Using Laser Tweezers For Manipulating Isolated Neurons In Vitro

Published 9/11/2008

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This video describes the manipulation of cultured neurons using laser tweezers in vitro.

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Clarke, R., Wang, J., Townes-Anderson, E. Using Laser Tweezers For Manipulating Isolated Neurons In Vitro. J. Vis. Exp. (19), e911, doi:10.3791/911 (2008).


In this paper and video, we describe the protocols used in our laboratory to study the targeting preferences of regenerating cell processes of adult retinal neurons in vitro. Procedures for preparing retinal cell cultures start with the dissection, digestion and trituration of the retina, and end with the plating of isolated retinal cells on dishes made especially for use with laser tweezers. These dishes are divided into a cell adhesive half and a cell repellant half. The cell adhesive side is coated with a layer of Sal-1 antibodies, which provide a substrate upon which our cells grow. Other adhesive substrates could be used for other cell types. The cell repellant side is coated with a thin layer of poly-HEMA. The cells plated on the poly-HEMA side of the dish are trapped with the laser tweezers, transported and then placed adjacent to a cell on the Sal-1 side to create a pair. Formation of cell groups of any size should be possible with this technique. "Laser-tweezers-controlled micromanipulation" means that the investigator can choose which cells to move, and the desired distance between the cells can be standardized. Because the laser beam goes through transparent surfaces of the culture dish, cell selection and placement are done in an enclosed, sterile environment. Cells can be monitored by video time-lapse and used with any cell biological technique required. This technique may help investigations of cell-cell interactions.


Optical tweezers for manipulating isolated cells in culture

Trapping forces of optical tweezers are generated from the momentum of light (Ashkin, 1991; Ashkin et al., 1986). Although these forces easily trap cells in suspension, they are not able to move cells that adhere to a surface. Therefore, to reduce adhesion to the culture dish at the point where cells are trapped, the coverslip is coated with poly-2-hydroxyethylmethacrylate (poly-HEMA) (Sigma Chemical Co., St Louis, MO), a nontoxic compound with cell repellent properties previously employed for adhesion studies on endothelial cells (Folkman and Moscona, 1978). While poly-HEMA covers one half of the culture dish, the other half is coated with a substrate that supports cell growth. In our laboratory, Sal-1 is used as the substrate for culturing salamander retinal cells. The procedure for fabricating Sal-1 and poly-HEMA coated dishes is described below:

Fabrication of culture dishes

  1. Clean coverglasses (#1 VWR Scientific Inc., Media, PA) in acid. This coverglass was selected for its thickness of just 0.1mm, necessary for the high numerical aperture objectives required for focusing the laser.
  2. To create a cell repellant area, dissolve 20 mg poly-HEMA (Sigma Chemical Co., St Louis, MO) in 1ml of 95% ethanol overnight at room temperature. Preferably, this solution should be used within 1 month of preparation.
  3. Prop up the coverglasses at a near vertical position in a dust-free environment such as a hood.
  4. Place one or two drops of poly-HEMA solution near the top of the coverglass from the plastic tip of a 200μl micropipette. The drops (about 50-100µl each) should be restricted to one half of the coverglass. The steep incline ensures the liquid flows down the surface of the coverglass to the bottom, providing a thin even coating of poly-HEMA. Allow the poly-HEMA coated coverglasses to dry in the hood for 30-60 minutes at room temperature.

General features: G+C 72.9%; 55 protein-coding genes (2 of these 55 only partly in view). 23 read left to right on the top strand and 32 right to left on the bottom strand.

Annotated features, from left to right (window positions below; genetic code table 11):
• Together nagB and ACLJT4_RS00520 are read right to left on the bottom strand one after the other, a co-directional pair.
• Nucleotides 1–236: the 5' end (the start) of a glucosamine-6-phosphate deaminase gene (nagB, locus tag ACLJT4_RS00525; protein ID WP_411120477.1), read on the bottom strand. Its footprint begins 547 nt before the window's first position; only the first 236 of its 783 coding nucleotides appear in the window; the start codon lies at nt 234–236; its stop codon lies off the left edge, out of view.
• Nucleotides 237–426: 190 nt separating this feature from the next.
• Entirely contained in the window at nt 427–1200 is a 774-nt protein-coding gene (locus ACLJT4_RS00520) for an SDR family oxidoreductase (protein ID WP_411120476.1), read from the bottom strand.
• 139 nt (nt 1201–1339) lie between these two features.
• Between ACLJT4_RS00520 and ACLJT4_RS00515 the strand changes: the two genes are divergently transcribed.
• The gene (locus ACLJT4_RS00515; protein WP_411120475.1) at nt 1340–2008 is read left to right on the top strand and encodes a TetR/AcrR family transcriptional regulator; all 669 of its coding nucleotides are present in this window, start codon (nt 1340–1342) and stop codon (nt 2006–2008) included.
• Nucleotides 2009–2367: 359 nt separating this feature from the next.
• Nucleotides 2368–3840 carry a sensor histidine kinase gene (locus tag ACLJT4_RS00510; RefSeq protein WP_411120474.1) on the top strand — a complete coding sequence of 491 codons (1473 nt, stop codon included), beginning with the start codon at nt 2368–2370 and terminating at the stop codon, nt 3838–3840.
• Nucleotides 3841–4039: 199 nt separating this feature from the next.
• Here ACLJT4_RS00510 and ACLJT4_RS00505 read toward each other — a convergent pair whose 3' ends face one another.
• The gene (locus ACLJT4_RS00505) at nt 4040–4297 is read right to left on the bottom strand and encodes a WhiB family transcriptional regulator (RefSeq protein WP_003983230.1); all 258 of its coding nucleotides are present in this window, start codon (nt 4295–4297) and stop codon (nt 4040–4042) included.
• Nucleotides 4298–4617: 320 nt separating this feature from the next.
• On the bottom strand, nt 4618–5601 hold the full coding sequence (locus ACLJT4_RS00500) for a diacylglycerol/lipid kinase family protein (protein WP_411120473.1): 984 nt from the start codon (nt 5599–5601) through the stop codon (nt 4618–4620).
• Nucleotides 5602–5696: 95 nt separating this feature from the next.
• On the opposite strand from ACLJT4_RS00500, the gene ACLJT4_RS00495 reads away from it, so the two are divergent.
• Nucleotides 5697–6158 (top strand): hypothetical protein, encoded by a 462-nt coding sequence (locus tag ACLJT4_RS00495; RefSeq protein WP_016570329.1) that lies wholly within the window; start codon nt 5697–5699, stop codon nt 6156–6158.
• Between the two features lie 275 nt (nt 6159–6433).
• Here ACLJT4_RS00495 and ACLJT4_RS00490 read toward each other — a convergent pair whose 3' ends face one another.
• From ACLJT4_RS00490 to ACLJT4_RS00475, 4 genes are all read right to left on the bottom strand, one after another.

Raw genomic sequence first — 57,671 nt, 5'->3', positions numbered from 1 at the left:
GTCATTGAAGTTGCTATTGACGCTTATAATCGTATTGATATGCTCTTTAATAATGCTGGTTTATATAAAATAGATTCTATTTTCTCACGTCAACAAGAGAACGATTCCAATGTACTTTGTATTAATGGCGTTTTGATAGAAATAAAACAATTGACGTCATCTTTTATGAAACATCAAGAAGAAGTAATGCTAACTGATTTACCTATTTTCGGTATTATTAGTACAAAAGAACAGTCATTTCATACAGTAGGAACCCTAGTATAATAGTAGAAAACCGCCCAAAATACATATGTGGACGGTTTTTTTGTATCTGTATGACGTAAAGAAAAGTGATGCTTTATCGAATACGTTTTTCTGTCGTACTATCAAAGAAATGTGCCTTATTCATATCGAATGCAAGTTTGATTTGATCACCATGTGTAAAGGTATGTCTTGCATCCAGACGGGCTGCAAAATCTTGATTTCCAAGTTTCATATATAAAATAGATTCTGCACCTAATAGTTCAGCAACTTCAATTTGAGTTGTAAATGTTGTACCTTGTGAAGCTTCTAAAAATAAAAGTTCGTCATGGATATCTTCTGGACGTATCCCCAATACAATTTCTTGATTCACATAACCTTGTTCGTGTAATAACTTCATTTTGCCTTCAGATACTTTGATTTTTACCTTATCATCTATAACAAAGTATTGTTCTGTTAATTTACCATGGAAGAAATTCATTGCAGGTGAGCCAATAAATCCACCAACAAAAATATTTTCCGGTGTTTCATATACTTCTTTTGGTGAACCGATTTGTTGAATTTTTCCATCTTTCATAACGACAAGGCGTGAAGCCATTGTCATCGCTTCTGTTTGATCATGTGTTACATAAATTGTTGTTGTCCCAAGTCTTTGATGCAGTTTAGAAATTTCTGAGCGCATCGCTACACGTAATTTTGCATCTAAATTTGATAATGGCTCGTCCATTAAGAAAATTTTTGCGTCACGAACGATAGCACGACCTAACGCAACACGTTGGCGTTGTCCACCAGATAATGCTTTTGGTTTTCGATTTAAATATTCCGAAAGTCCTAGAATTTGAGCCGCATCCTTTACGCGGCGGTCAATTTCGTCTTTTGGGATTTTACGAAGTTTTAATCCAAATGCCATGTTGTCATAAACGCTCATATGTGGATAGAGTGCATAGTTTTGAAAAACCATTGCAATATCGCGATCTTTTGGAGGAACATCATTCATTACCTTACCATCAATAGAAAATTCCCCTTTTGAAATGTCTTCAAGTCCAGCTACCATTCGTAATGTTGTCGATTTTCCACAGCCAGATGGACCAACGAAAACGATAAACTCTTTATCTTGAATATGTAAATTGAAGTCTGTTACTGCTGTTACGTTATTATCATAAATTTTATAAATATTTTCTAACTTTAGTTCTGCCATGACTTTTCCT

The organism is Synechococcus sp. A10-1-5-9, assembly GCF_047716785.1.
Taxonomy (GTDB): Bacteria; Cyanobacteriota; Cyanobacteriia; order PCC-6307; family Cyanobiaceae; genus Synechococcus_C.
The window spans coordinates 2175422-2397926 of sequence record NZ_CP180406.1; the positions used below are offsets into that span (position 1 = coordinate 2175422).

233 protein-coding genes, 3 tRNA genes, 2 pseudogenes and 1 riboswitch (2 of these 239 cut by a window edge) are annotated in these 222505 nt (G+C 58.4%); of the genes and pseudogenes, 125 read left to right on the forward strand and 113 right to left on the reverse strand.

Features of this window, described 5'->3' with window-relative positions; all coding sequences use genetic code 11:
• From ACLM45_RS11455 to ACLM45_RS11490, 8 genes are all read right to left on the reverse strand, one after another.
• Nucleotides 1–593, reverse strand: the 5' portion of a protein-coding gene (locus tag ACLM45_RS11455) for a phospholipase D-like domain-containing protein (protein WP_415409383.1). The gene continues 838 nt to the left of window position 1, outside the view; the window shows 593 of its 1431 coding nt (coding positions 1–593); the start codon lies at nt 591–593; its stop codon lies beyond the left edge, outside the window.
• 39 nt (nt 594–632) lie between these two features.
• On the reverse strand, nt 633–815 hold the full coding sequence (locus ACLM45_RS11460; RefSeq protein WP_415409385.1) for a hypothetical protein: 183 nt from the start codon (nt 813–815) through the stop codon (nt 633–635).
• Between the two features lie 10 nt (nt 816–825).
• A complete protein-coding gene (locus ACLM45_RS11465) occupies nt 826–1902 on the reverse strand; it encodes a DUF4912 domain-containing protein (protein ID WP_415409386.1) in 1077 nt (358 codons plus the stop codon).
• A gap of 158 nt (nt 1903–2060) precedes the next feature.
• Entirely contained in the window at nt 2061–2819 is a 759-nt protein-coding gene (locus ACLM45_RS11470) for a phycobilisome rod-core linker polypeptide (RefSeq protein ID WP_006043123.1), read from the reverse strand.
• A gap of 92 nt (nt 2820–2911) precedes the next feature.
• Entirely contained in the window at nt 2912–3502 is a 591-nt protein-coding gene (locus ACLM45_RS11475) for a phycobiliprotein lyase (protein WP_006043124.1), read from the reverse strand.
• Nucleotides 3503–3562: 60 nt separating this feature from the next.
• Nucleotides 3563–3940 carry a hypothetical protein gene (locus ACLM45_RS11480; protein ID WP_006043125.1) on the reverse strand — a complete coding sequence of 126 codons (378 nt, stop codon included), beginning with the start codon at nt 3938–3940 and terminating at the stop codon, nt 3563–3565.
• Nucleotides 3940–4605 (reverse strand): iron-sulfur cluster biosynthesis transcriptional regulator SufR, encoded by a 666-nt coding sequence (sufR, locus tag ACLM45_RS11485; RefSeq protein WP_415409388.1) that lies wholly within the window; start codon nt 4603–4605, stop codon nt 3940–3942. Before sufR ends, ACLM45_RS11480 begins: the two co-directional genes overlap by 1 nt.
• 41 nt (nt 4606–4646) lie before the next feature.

5. Mark the poly-HEMA side of the coverglass with a fine tip pen close to the edge.
  6. Drill a 1 cm hole in the bottom of a 35 mm culture dish.
  7. Glue the poly-HEMA coated coverglass to the bottom of the culture dish with Sylgard 184 (Dow Corning Co., Midland, MI) so that the poly-HEMA coated side faces toward the inside of the dish. Ensure the edge of the poly-HEMA coating runs down the center of the hole. Allow the dishes to dry for 1-3 days at room temperature in a dust-free environment.
  8. Scratch a line on the outside of the coverglass with a diamond-tip pen following the edge of the poly-HEMA coating. Then, scratch two crossing lines at right angles to it approximately 2mm apart. The two points of intersection serve as reference or fiducial points to be used for reproducing the same orientation of the culture dish on the microscope stage.
  9. Sterilize the dishes under ultraviolet light overnight.
  10. To create a cell-adherent half of the culture dish, coat the non poly-HEMA half with Sal-1, which contains a mouse anti-salamander antibody raised against retinal cell membranes (generously provided by Dr. Peter MacLeish, Morehouse School of Medicine, Atlanta, GA; see MacLeish et al. (1983)).  First, coat the Sal-1 side with approximately 100µl of 0.1 mg/ml sterile goat anti-mouse IgG antibody (Boehringer Mannheim Corporation, Indianapolis IN), taking care not to spill the liquid over onto the poly-HEMA side. Leave for three hours, then remove it. Wash the same area with sterile Ringer’s solution once or twice, then place 100µl Sal-1 supernatant, taking care not to spill the liquid into the poly-HEMA side of the dish. The first antibody ensures Sal-1 is coated at a known concentration.
  11. Incubate the dishes with the Sal-1 overnight.
  12. Remove the Sal-1 antibody solution and rinse the area with sterile Ringer’s solution. Introduce 2 ml medium to the dish just prior to cell plating.

The composition of the amphibian Ringer’s solution, serum-free amphibian medium, and Ringer’s solution for enzyme digestion are found in MacLeish and Townes-Anderson (1988) and Mandell et al. (1993).

Preparation of cell cultures

The cells used in this video were derived from light-adapted, adult, aquatic-phase tiger salamanders (Ambystoma tigrinum), measuring 17–22 cm in length (Charles Sullivan Inc., Nashville, TN), maintained at 5°C on a 12 h:12 h light-dark cycle. The protocols were approved by the Institutional Animal Care and Use Committee (IACUC) at the University of Medicine and Dentistry of New Jersey in strict accordance with the guidelines from the National Institutes of Health. The procedures for preparing retinal cell cultures are described by Nachman-Clewner and Townes-Anderson (1996) and are as follows:

  1. Decapitate and pith the animals. Remove the eyes and dissect out the corneas and iris. The retinas should detach slightly within the eyecup. By placing a curved forceps underneath the retina, scoop out the retinas. It is not important if the lens is attached to the retina at this stage.
  2. Digest the retinas in 14 U/ml papain (Worthington, Freehold, NJ) in salamander Ringer's solution for 40 mins.
  3. Prior to use, the papain Ringer’s solution should be bubbled with 95% O2 / 5% CO2  gas for 30 mins., then sterilized by passage through a 0.22 micron filter (Millipore, Carrigtwohill, Ireland).